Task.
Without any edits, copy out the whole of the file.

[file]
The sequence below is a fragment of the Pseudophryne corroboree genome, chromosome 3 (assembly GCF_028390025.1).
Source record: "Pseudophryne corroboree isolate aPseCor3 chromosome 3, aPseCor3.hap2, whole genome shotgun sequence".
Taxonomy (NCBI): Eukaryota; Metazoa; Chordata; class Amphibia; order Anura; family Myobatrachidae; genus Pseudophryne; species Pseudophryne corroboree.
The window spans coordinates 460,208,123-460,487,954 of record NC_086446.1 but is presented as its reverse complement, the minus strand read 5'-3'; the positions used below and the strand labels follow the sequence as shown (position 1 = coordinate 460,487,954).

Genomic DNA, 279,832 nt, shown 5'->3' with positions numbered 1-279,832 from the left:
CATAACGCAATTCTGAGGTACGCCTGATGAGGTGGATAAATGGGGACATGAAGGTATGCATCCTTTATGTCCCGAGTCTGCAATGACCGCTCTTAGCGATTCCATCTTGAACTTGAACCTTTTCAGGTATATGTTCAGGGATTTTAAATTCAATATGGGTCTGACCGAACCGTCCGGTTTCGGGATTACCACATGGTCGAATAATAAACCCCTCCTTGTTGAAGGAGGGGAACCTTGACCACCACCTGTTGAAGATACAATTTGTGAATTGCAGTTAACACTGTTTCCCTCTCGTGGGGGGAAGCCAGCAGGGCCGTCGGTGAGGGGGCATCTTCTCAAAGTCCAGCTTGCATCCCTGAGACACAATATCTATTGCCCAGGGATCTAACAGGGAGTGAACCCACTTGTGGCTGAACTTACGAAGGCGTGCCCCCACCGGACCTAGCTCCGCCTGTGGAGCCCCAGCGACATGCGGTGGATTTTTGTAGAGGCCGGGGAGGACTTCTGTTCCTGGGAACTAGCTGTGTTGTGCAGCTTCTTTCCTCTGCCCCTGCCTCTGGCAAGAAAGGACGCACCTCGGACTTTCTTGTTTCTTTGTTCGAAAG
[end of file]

The sequence below is a fragment of the Pseudophryne corroboree genome, chromosome 3 (assembly GCF_028390025.1).
Source record: "Pseudophryne corroboree isolate aPseCor3 chromosome 3, aPseCor3.hap2, whole genome shotgun sequence".
Taxonomy (NCBI): Eukaryota; Metazoa; Chordata; class Amphibia; order Anura; family Myobatrachidae; genus Pseudophryne; species Pseudophryne corroboree.
The window spans coordinates 460,208,123-460,487,954 of record NC_086446.1 but is presented as its reverse complement, the minus strand read 5'-3'; the positions used below and the strand labels follow the sequence as shown (position 1 = coordinate 460,487,954).

Genomic DNA, 279,832 nt, shown 5'->3' with positions numbered 1-279,832 from the left:
CATAACGCAATTCTGAGGTACGCCTGATGAGGTGGATAAATGGGGACATGAAGGTATGCATCCTTTATGTCCCGAGTCTGCAATGACCGCTCTTAGCGATTCCATCTTGAACTTGAACCTTTTCAGGTATATGTTCAGGGATTTTAAATTCAATATGGGTCTGACCGAACCGTCCGGTTTCGGGATTACCACATGGTCGAATAATAAACCCCTCCTTGTTGAAGGAGGGGAACCTTGACCACCACCTGTTGAAGATACAATTTGTGAATTGCAGTTAACACTGTTTCCCTCTCGTGGGGGGAAGCCAGCAGGGCCGTCGGTGAGGGGGCATCTTCTCAAAGTCCAGCTTGCATCCCTGAGACACAATATCTATTGCCCAGGGATCTAACAGGGAGTGAACCCACTTGTGGCTGAACTTACGAAGGCGTGCCCCCACCGGACCTAGCTCCGCCTGTGGAGCCCCAGCGACATGCGGTGGATTTTTGTAGAGGCCGGGGAGGACTTCTGTTCCTGGGAACTAGCTGTGTTGTGCAGCTTCTTTCCTCTGCCCCTGCCTCTGGCAAGAAAGGACGCACCTCGGACTTTCTTGTTTCTTTGTTCGAAAG